Friendly Games & Warm Up
And so it begins…
I had been around Kameo throughout the Summer and Fall, but she was always a bit of a handful. Most of my time was spent with the older, more experienced horses out on the track or on the trails.
Having watched a number of Parelli videos loaned to me, I thought that the friendly game and some general getting-to-know-you was in order if I was going to be the one to train her.
So we started with a carrot stick and a soft face brush.
No need to push this.
When I got to Getaway Farms on Thursday morning, I had a cup of coffee and sat down to talk about direction with Cyndi, the farm’s owner. She warned me about moving too fast and letting things get out of hand. “Make sure that you are matter-of-fact with her. You don’t want to have to dance around and tiptoe all the time, but you don’t want to be too rough. If it starts going wrong, jut stop and let her think. You’ll see her get frustrated and have to think when you do, just rest and let her think.”
And with that, off I went to the barn.
This being the first day, I didn’t have anything else on the agenda but friendly games. I wanted her to feel comfortable with me and understand that I wasn’t a threat. I only have two days a week to train, so I can’t let my rush for results interfere with the process. How annoying would it be to approached by someone who says: “AREN’T WE GOOD FRIENDS? DON’T YOU SEE HOW MUCH I LIKE YOU AND HOW I AM REALLY NOT A THREAT??!?” over and over again while they try to put their fingers in your ears and rub all over you?
I went out to the pasture and singled her out. Without too much trouble, she took a halter and allowed me to lead her into the barn. Even though she likes me, we didn’t start off with a lot of aggressive direct contact. I walked her up and down the aisle, then started working out physical touch with a carrot stick and lead rope.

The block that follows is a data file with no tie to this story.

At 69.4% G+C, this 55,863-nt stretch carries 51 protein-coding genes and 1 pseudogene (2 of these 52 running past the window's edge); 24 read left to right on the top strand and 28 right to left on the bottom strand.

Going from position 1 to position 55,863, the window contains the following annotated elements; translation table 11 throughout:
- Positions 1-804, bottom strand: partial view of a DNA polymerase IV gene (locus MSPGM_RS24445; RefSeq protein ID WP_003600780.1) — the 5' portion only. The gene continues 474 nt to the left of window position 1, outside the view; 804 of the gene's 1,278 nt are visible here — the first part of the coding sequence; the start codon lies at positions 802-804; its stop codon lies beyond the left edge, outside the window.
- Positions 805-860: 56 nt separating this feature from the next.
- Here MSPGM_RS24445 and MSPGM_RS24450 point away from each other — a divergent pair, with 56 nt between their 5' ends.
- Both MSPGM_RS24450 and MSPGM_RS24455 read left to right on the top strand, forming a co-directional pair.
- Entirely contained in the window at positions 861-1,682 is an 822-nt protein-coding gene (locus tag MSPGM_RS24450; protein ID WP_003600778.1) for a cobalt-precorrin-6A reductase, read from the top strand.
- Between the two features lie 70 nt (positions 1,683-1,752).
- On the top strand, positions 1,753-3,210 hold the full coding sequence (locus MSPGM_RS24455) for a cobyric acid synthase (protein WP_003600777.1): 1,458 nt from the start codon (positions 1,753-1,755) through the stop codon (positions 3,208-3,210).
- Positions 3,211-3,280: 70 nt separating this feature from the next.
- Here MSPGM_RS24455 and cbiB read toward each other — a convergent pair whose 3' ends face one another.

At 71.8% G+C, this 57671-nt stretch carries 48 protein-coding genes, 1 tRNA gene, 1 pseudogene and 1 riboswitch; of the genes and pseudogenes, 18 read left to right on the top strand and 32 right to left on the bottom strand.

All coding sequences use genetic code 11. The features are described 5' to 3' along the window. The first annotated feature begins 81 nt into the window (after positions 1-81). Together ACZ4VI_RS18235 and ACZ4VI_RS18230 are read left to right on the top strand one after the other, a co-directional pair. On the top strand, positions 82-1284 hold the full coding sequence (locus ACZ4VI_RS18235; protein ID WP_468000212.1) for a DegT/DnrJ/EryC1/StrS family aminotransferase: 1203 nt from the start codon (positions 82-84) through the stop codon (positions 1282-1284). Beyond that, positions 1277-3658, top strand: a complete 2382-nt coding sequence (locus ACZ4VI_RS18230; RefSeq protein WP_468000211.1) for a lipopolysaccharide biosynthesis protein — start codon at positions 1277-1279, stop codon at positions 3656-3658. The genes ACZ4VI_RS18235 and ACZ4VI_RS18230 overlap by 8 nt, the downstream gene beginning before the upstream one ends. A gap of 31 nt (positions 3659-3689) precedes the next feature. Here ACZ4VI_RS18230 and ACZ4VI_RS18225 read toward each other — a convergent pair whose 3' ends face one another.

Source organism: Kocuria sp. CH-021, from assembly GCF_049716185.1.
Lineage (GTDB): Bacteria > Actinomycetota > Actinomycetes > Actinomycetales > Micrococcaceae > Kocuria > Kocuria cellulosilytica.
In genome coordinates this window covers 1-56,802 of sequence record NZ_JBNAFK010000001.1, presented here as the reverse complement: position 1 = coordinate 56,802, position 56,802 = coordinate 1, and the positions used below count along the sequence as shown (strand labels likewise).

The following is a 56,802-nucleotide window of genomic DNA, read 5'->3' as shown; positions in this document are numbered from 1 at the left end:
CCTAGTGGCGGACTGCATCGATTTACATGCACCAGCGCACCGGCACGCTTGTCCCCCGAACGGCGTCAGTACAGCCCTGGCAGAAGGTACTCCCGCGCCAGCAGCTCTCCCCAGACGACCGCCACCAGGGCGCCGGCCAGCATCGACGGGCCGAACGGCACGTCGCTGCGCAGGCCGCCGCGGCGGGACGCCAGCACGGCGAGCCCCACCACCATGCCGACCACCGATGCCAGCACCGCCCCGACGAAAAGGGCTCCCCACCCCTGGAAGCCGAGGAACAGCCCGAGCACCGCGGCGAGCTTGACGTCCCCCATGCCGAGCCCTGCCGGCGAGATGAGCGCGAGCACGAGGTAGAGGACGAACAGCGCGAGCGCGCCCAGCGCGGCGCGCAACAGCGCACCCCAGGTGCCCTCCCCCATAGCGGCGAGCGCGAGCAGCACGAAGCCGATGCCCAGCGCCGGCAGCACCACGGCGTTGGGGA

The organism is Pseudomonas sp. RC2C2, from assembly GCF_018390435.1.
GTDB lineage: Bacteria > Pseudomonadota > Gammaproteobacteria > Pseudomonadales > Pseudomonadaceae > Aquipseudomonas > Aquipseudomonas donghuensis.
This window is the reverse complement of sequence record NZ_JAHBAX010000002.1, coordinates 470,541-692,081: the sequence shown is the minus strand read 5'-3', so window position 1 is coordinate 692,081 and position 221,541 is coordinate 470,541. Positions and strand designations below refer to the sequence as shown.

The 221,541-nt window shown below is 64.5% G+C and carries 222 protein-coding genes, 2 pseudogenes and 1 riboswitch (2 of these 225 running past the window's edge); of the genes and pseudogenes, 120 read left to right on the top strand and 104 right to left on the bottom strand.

She has a strong flinch and it seems like I will never be able to touch her directly for any amount of time. It is like a scared full-body shiver that runs through her from the tip of her nose to her hooves… the back two click-click-clicking on the floor of the barn in a kind of warning rush of nervous energy. I am no cowboy, so I took it easy with her and let her decide how much she trusted me. To be brave and bold are noble goals. To be foolhardy around a scared horse (especially THIS scared horse) is lunacy. I was able to run a brush down her back eventually, but she wouldn’t offer up her legs or hooves and currying her was out of the question.
One of my jobs in my city life is teaching design and sewing to adults. This doesn’t ordinarily impact the horses, but there are interesting side effects when I talk about my rural life to city women. I was talking about Kameo in class one night before I started this training experiment and one of the students mentioned that with few alterations I could be describing a person with PTSD. This is not to belittle the pain of those who have suffered, but rather to give them some understanding in human terms of what this mare is going through as I gently work with her.
We kept the sessions short but on a schedule. I was working with her for about 10-15 minutes at a time every three hours. I wanted her to feel comfortable but still focused throughout the day.
After the third session of the day, she started hanging out in the pasture right outside of the barn door. When she would see me out in the yard on the other side of the fence she would walk over and look. She is alert.
By the end of the time at Getaway, she was taking a halter and being led into the barn with no problem. A couple of the sessions we did out in the pasture because she seemed to be too wound up to be led away from the herd.
And so our first training week ended well – she seemed to be okay with me leading and working and she didn’t mind the schedule. Next week we will add a couple more things and start with some desensitization.
I am not going to push this. I would like to have her under a saddle by the middle or end of Summer, but I am not pushing things. I want all of our sessions to end well. With her that may take a lot of work.